A powerful, concentrated masterpiece year in and year out, it is now equal in price (and esteem) to most wines from Chevalier-Montrachet, and surpasses in both regards many other grand cru wines. Other bottlings from Raveneau are also highly collectible, including the grands crus Valmur and Preuses, and among the premier cru wines the Montée de Tonnerre is a signature item for Raveneau and the Vaillons, Butteaux, Monts Mains, and Forêt all share the masculine, massively dense and long-lived house style.



Philipponnat ranks indisputably with the four-star producers because it is the majestic wine produced from the stunning single-vineyard called the Clos des Goisses. The vineyard was cobbled together in a series of transactions made by Pierre Philipponnat beginning in 1935.

The vineyard is a 5.83 ha site on steep slopes facing due south in Mareuil-sur-Aÿ. Because of the dramatic slope, which reaches 45° in some places, this is an exceptional site to grow grapes. The vineyard is appreciably warmer than the rest of the village. Because of these conditions, a vintage wine can be produced almost every year.

The winery was sold in 1998 to BCC, whose president Bruno Paillard appointed Charles Philipponnat director and confirmed Thierry Garnier as Chef de Caves. Philipponnat’s team has put together a seductive profile for its flagship wine. The blend is a mixture of Pinot Noir and Chardonnay, with anywhere from 50 – 75% fermented in cask.

Clos des Goisses is released in blanc and Rosé versions, and there is a Long Vieillissement (late-disgorged) bottling as well. Relatively new introductions at Philipponnat include their Parcellaires series and the super-cuvée from the Clos des Goisses called Les Cintres. Each of these is eminently worth seeking out and aging, while the 1522 series will provide great satisfaction for more everyday consumption.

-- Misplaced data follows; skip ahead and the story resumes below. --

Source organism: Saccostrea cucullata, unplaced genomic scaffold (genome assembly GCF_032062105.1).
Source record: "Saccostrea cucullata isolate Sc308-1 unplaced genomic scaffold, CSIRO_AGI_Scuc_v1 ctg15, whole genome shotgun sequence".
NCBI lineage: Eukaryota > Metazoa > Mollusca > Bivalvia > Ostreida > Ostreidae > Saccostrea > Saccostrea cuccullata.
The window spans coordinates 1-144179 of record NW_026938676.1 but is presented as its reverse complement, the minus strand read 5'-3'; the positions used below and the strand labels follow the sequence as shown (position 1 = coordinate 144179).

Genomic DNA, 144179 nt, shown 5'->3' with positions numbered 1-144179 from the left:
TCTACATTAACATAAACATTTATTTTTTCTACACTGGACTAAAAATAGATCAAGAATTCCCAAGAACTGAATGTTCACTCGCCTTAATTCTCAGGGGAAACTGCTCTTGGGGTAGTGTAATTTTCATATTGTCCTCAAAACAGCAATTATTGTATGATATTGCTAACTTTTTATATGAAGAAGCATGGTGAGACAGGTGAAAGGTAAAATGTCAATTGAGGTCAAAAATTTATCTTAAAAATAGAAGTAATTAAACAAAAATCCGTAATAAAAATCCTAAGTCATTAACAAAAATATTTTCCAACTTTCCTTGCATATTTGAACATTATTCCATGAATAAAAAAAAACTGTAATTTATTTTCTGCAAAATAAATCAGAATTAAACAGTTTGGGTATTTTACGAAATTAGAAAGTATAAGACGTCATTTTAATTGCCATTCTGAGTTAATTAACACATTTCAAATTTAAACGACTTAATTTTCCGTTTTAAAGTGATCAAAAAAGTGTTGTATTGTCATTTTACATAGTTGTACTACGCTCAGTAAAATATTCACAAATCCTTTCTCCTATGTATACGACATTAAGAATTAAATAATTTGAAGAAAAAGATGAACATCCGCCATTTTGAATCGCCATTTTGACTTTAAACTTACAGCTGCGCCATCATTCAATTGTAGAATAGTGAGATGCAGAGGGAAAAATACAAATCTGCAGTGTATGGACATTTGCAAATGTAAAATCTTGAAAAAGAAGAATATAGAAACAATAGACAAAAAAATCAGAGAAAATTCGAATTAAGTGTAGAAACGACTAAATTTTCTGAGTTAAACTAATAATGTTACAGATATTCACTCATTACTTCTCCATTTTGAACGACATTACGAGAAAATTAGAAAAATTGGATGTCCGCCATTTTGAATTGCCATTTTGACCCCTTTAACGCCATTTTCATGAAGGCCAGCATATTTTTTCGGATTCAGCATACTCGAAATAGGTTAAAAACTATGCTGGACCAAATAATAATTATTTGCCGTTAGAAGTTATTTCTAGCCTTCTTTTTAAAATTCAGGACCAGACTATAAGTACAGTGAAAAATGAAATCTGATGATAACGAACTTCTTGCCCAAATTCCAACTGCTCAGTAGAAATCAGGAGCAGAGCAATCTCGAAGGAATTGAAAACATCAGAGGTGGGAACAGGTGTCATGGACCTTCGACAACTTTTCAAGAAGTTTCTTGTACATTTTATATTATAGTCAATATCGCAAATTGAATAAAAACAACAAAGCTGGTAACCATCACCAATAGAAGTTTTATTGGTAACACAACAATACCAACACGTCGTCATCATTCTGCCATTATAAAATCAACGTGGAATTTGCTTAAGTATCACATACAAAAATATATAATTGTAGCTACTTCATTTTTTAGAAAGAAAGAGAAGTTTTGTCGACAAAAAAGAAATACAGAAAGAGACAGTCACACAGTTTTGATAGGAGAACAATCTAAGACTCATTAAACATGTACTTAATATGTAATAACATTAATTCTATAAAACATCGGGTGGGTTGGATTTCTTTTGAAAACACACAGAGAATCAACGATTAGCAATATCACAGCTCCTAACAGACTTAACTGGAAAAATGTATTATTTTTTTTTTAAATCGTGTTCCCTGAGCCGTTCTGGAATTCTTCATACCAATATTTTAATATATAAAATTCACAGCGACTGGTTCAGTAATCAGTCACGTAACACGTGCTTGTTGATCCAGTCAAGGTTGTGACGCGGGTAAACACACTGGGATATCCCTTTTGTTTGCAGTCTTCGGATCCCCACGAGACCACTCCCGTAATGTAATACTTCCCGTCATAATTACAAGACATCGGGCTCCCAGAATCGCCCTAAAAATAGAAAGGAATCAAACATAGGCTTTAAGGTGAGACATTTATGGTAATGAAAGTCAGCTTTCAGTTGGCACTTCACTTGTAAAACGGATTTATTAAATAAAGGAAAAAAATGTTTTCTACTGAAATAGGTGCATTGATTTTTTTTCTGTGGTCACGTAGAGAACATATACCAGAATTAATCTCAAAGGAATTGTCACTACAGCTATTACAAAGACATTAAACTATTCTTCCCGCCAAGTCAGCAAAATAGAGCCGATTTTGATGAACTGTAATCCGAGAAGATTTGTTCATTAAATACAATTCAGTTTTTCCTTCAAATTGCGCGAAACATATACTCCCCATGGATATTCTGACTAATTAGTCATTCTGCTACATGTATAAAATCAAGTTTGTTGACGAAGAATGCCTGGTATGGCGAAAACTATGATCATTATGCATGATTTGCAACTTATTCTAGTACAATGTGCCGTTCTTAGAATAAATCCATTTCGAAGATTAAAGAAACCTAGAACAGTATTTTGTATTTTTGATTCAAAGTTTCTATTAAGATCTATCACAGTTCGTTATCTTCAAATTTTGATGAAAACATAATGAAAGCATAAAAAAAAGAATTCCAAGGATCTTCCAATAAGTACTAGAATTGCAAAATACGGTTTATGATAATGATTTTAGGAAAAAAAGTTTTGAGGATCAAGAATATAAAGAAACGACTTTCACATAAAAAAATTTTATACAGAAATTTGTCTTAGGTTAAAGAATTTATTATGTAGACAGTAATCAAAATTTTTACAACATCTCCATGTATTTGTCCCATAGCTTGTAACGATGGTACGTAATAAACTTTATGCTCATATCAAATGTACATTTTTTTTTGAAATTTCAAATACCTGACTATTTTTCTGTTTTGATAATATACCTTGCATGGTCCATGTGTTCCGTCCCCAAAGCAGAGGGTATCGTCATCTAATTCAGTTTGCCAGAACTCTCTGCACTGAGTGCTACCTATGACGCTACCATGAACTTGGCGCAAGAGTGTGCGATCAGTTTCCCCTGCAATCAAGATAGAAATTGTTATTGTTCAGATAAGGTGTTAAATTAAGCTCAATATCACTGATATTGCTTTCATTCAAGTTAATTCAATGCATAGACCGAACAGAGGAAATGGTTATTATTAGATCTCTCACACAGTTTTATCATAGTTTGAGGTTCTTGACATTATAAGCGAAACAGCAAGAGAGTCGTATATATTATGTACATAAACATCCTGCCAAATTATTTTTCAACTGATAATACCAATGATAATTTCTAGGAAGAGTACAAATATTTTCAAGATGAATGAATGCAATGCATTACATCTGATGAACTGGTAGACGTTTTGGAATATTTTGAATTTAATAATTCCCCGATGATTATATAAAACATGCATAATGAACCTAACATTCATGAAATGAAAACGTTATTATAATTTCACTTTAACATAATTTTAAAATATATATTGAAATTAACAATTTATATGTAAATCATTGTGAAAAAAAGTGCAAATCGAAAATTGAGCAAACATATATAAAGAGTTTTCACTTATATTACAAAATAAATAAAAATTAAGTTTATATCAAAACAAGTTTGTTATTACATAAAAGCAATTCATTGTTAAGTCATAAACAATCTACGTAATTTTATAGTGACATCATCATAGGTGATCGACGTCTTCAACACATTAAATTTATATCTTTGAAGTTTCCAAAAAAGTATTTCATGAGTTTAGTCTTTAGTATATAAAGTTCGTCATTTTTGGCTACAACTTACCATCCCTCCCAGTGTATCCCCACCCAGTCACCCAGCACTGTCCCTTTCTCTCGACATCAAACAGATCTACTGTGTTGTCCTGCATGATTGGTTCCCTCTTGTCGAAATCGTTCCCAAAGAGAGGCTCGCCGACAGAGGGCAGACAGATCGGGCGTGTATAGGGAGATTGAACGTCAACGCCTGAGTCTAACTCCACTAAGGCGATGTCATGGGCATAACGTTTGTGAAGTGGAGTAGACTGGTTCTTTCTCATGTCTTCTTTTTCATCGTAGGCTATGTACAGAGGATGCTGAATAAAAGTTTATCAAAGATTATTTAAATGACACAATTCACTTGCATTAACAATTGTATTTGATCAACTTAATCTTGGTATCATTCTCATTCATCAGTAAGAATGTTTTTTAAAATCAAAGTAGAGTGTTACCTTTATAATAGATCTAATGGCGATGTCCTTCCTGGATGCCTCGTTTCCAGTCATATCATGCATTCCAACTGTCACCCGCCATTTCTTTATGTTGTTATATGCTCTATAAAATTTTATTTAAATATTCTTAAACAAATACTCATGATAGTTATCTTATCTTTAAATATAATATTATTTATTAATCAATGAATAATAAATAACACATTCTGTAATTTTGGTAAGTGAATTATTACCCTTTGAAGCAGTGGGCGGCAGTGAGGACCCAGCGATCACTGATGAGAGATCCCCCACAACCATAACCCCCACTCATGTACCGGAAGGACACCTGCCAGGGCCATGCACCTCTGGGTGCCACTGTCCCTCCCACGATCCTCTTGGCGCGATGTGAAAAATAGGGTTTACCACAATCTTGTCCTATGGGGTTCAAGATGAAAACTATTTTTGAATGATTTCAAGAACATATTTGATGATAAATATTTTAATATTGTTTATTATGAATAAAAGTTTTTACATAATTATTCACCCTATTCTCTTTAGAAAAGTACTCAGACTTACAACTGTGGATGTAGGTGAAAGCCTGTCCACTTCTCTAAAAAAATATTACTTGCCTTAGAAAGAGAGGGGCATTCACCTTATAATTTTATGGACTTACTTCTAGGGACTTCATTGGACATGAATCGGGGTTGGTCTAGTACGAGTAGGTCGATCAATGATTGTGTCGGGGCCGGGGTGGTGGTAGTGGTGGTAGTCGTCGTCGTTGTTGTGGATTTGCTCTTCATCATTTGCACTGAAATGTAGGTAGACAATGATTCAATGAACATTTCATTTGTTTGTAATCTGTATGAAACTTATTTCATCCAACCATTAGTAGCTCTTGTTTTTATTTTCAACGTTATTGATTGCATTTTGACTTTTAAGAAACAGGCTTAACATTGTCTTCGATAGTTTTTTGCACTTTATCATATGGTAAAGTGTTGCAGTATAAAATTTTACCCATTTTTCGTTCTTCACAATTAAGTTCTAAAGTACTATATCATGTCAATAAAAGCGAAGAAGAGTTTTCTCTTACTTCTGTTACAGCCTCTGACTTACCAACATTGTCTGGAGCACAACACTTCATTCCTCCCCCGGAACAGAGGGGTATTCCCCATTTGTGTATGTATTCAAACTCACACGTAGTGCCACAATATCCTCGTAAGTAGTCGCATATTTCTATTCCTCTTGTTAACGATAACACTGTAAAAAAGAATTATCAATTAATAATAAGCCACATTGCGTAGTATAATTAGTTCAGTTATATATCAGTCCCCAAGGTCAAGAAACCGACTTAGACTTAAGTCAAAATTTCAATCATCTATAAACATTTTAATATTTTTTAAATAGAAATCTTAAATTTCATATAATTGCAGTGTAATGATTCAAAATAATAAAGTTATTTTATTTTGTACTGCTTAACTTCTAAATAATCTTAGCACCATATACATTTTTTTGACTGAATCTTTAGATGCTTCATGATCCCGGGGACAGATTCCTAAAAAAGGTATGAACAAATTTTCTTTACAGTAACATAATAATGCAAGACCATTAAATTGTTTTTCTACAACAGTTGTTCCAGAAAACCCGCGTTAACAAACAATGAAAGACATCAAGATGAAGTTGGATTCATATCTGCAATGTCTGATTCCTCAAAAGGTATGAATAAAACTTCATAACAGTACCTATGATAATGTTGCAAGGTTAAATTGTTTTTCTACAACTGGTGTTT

Jacques Selosse

Anselme Selosse – son of Jacques Selosse – is a genius. Of his genius, we can be sure, although we may not agree about his wines. The style of the wines, like that of the man, is highly individual. With time, however, one inexorably comes to appreciate both. Selosse is one of Champagne's most profound thinkers about winemaking, viticulture, and the environment. He produces a prolific range of wines.

There are three non-vintage Blanc de Blancs made from grapes coming from his home village of Avize: Initial, Version Originale, and Substance. These are considered the "entry-level" wines, yet they are breathtaking. Many involve the fractional blending technique, often referred to as réserve perpetuelle or solera. The range gets particularly interesting, however, with the series of single-vineyard wines called the "lieux-dits". Each comes only from one individual site: Les Carelles vineyard in Le Mesnil; Chemin de Chalons in Cramant; Les Chantereines in Avize; La Cote Faron in Aÿ; Bout du Clos in Ambonnay and Sous le Mont in Mareuil-sur-Aÿ.

There is also a vintage-dated wine from Selosse, the aptly named Millésimé (French for "Vintage"). It is not produced every year, and when it is, there are only about 500 cases. Under Anselme, it was made exclusively from two sites in Avize planted with old vines, Les Maladries du Midi and Les Chantereines. Now that Anselme's son Guillaume manages the winery, the direction has changed. The vintage wine now comes from the best parcels across the domaine, including their holdings on the Montagne and in the Grande Vallée.